There is a place in my heart that will always be just a bit raw over our losses. I grieve regularly for my children and their pain.

In some respects, I will always have unanswered questions–at least on this side of the vale.

Believe it or not, sometimes my questions have much less to do with tragedy and more with life itself.`

Scripture often affirms that which we may not always quite understand or comprehend.

In this case specifically, I am reminded of the following descriptions of King David:

But now your kingdom will not endure; the Lord has sought out a man after his own heart and appointed him ruler of his people, because you have not kept the Lord’s command.”  1 Samuel 13:14

After removing Saul, he made David their king. God testified concerning him: ‘I have found David son of Jesse, a man after my own heart; he will do everything I want him to do.’ Acts 13:22

I read those verses and confess: I sometimes struggle to understand how this could be true.

David, a man after God’s own heart?

Obviously that sentiment is positively affirmed by scripture.  And just as obviously, I must accept it while I try to understand it.

When I look at David’s life, I see it through some dark and dirty lenses—my own as well as his.

He was a man of mistakes.  I am a man of mistakes. Some of David’s, like his affair with Bathsheba and the subsequent murder of her husband Uriah, are stupendously ugly.  I’d rather not have to confess all of my ugliness, but ugly I own in multiple shapes and fashions. When you look at David’s family it becomes readily apparent that he would have never won the Father of the Year award. In solidarity, I have made more than my fair share of parenting gaffes and blunders.

So while freely acknowledging the sometimes strident nature of his failures and sins, still God says he was a man after His own heart.

How? How could a man like David be afforded such a gracious epithet?

Better yet, how can I? How can you? Is there any real hope for those of us who own an error filled life?

Yes, there is hope. No matter how dark the day, no matter how messed up the occasion, there is hope. And the answer to how may not be as far off as you might suppose.

These are David’s words: Keep me safe, my God, for in you I take refuge.  I say to the Lord, “You are my Lord; apart from you I have no good thing.”  (Psalm 16:1-2)

David recognized the one true source of protection—the only place of real refuge.  David understood that without God he was nothing. And David, in spite of his epic flaws and failures, longed most of all to know and be known by God.

Although not written during David’s time, I suspect David instinctively knew the truth of Keith Green’s song, “My Eyes Are Dry.”

My eyes are dry
My faith is old
My heart is hard
My prayers are cold
And I know how I ought to be
Alive to You and dead to me

But what can be done
For an old heart like mine
Soften it up
With oil and wine
The oil is You, Your Spirit of love
Please wash me anew
With the wine of Your Blood

May God soften my heart. May God soften yours. And in the softening may we be shaped, formed, and fashioned in such a way as to become a man, a woman after God’s own heart.

I long for the heart of God.

How about you?

Les Ferguson, Jr.
Madison/ Ridgeland, MS

Joy in the Morning

sunrise

For His anger lasts only a moment, but His favor, a lifetime.
Weeping may spend the night, but there is joy in the morning.
(Psalms 30:5 HCSB)

Sing with me, sing for the year
Sing for the laughter, sing for the tear
Sing with me just for today
Maybe tomorrow, the good lord will take you away…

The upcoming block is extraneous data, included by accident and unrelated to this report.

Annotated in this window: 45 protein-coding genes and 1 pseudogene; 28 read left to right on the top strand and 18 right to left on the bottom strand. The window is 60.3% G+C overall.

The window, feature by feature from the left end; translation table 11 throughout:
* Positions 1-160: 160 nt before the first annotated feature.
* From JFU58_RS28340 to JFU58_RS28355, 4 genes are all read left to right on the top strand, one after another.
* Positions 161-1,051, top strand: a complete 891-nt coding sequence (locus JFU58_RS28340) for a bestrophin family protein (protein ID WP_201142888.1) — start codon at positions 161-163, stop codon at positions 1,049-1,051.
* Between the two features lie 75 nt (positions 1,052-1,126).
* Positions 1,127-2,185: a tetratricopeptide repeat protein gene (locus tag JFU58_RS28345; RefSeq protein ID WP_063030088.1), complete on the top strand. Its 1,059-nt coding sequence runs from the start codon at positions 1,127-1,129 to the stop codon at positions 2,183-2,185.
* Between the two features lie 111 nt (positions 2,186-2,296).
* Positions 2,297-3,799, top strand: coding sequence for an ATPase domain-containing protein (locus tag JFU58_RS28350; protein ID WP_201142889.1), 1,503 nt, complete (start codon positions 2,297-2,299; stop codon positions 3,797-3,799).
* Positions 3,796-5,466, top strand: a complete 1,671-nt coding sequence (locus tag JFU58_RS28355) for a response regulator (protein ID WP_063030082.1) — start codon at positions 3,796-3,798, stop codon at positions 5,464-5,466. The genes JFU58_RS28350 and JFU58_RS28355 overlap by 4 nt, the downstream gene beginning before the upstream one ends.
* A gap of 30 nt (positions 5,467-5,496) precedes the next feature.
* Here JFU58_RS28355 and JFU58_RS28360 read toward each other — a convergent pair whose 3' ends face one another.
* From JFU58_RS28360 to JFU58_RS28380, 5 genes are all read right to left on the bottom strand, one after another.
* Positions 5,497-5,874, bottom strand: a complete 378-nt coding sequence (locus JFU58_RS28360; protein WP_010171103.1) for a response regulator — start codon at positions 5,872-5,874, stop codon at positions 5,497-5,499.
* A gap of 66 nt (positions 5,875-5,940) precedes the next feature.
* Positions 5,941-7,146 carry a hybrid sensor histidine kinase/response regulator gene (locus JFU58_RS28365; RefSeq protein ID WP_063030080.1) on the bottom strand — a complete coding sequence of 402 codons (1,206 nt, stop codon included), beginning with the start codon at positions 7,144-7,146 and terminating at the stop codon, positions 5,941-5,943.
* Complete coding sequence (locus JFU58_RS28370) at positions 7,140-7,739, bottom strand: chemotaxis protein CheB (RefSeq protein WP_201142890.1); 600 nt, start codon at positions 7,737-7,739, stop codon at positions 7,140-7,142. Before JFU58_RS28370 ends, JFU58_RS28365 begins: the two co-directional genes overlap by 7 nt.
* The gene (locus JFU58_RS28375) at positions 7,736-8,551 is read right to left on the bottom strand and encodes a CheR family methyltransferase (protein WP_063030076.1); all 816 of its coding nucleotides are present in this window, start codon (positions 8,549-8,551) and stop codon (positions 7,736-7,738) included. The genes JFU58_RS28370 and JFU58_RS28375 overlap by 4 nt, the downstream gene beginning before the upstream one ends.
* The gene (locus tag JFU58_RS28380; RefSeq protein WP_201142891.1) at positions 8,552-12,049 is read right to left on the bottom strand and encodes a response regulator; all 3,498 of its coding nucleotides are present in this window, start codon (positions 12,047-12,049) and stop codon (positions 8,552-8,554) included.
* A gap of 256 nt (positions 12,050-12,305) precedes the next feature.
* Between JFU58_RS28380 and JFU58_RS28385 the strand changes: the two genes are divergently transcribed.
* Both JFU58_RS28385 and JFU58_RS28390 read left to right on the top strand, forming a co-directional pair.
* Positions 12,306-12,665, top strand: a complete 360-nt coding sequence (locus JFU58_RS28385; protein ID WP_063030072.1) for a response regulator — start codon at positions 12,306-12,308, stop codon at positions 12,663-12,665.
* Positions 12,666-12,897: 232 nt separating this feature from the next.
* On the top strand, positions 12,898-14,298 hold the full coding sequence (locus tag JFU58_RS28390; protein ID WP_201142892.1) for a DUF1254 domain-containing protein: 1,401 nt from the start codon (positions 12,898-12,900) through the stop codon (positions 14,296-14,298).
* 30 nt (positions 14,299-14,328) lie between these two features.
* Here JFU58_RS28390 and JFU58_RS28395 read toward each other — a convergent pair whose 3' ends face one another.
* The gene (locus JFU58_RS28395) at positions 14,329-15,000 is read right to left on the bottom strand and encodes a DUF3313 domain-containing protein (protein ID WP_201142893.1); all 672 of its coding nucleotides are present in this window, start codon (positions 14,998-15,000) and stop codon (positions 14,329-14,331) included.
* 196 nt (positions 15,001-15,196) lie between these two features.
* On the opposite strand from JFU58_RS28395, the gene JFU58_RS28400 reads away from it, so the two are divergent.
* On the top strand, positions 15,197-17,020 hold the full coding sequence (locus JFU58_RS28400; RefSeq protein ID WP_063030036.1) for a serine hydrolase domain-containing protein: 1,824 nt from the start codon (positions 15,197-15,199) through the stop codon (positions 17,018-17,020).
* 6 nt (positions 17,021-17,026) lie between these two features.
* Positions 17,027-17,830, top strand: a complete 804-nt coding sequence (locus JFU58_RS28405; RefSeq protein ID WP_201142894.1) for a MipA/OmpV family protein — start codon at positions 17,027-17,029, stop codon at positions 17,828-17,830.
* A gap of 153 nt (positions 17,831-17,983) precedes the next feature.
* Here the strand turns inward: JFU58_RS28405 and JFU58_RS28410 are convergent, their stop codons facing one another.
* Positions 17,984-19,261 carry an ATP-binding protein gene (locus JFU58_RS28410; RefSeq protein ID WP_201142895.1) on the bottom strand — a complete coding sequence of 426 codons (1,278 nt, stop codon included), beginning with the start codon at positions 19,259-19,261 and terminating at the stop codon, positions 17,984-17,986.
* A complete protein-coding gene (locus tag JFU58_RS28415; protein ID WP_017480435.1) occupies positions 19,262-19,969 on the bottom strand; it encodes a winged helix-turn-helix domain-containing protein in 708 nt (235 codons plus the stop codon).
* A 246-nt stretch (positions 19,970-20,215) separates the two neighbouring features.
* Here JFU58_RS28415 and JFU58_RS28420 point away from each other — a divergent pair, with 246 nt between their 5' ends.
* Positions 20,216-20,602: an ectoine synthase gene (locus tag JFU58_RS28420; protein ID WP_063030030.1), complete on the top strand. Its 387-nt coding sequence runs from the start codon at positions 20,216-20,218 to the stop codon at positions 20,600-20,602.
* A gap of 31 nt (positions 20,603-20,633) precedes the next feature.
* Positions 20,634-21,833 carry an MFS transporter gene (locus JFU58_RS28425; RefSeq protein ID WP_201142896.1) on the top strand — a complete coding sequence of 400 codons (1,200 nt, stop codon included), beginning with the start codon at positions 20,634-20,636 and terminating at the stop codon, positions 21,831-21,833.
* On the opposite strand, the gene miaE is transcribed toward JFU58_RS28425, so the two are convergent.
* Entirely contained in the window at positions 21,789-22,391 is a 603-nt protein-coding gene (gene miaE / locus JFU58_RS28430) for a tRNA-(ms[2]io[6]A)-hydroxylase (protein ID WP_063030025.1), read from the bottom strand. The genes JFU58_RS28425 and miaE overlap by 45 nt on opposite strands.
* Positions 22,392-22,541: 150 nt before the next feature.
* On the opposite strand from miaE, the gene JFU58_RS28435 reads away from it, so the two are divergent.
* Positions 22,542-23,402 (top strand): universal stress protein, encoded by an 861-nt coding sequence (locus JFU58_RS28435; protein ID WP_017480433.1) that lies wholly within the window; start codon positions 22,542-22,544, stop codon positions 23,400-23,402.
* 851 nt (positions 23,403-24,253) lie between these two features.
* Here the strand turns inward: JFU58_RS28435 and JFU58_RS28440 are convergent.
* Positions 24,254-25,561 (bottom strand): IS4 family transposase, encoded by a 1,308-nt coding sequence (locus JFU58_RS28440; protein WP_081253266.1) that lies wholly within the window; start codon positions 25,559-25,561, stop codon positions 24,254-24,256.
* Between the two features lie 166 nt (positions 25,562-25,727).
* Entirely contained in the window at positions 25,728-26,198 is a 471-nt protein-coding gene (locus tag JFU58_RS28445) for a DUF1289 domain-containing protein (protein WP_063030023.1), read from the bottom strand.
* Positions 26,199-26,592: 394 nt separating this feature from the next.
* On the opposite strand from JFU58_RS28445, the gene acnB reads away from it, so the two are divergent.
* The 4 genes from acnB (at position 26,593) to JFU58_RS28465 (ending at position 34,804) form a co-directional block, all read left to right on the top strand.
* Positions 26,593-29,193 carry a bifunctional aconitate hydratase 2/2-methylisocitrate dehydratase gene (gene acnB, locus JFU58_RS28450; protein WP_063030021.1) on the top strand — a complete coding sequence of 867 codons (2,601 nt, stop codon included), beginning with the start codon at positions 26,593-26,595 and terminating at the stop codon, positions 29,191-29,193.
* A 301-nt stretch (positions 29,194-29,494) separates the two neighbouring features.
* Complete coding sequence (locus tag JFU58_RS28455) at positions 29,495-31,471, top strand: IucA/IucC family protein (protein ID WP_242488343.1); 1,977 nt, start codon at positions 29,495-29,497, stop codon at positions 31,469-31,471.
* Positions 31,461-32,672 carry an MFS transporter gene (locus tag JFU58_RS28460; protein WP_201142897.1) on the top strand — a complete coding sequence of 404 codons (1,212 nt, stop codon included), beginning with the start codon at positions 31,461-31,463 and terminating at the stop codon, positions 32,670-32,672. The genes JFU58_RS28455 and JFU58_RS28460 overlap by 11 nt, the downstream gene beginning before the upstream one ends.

(Steven Tyler/ Aerosmith)

Hope. Sometimes it’s a rare commodity, but if you’ll pardon the bad pun, I hope you realize hope is something we all need.

As much as we might appreciate hope, we tend to throw the word/ concept around like it was a two-bit toy we aren’t all that impressed to begin with.

  • I hope my team wins.
  • I hope I get off work early.
  • I hope I get to see that movie.
  • I hope we have meatloaf for supper (I can dream, can’t I?).

I hope this, you hope that, we hope something entirely different together.

Hope, hope, hope…

More often than not, the things we hope for and the things we hope in are without much real value in the long term scheme of things.

And that verse at the top of this post? I admit, I have not much been a fan. Where I tended to view it through my frustration or pain, I missed the hope.

For forty years, Burger King convinced those of us who have come of age in a fast-food world that we could “have it our way!”

McDonald’s may have been even worse because they convinced the same folks (self included) that “we deserve a break today!”

And so here we are.

We want life quick, easy, cheap and convenient—and for the most part that is what we hope for.

When difficulties come our way, when life struggles happen, when grief assails, what then?

If you are like me, then you might realize even more struggle because our ability to endure, our ability to wait for the joy that comes in the morning has been compromised and often severely by our expectations.

But real hope—not a convenient hope—but a real and abiding hope takes a long-term approach.

Real hope understands that the difficulties of this life last but a night in the scope of eternity.

Real hope understands that morning is coming but morning may not yet be on our calendar.

How’s your hope? Mine is growing clearer, because in Jesus, hope is here!

Les Ferguson, Jr.
Madison/ Ridgeland, MS.

For His anger lasts only a moment, but His favor, a lifetime.
Weeping may spend the night, but there is joy in the morning.
(Psalms 30:5 HCSB)

ThereIsHope

Enough?

For the word of God is alive and active. Sharper than any double-edged sword, it penetrates even to dividing soul and spirit, joints and marrow; it judges the thoughts and attitudes of the heart. Nothing in all creation is hidden from God’s sight. Everything is uncovered and laid bare before the eyes of him to whom we must give account. (Hebrews 4:12–13)

Once upon a time, in a land far away, I woke up to the simple fact that I was woefully flawed.